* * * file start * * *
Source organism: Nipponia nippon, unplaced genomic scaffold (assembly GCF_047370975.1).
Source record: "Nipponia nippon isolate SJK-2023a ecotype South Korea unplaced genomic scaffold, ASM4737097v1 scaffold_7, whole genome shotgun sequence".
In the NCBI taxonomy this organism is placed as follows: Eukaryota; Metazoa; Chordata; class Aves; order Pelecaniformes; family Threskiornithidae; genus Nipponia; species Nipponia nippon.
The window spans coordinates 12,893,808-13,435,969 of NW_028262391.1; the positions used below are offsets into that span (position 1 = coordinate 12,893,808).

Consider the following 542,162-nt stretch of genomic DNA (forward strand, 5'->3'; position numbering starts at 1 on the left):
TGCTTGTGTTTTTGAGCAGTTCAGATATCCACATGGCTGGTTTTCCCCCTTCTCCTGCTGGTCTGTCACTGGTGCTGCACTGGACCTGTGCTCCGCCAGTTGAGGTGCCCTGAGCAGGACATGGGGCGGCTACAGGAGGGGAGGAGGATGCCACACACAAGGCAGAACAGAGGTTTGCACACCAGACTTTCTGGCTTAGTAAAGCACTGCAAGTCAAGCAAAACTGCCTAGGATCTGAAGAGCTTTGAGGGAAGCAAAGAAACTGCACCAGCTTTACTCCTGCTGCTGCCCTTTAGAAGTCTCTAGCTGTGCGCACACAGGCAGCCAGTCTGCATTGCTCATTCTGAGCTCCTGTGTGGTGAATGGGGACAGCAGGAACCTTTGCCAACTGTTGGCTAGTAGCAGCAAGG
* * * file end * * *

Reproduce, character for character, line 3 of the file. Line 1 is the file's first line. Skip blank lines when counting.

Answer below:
In the NCBI taxonomy this organism is placed as follows: Eukaryota; Metazoa; Chordata; class Aves; order Pelecaniformes; family Threskiornithidae; genus Nipponia; species Nipponia nippon.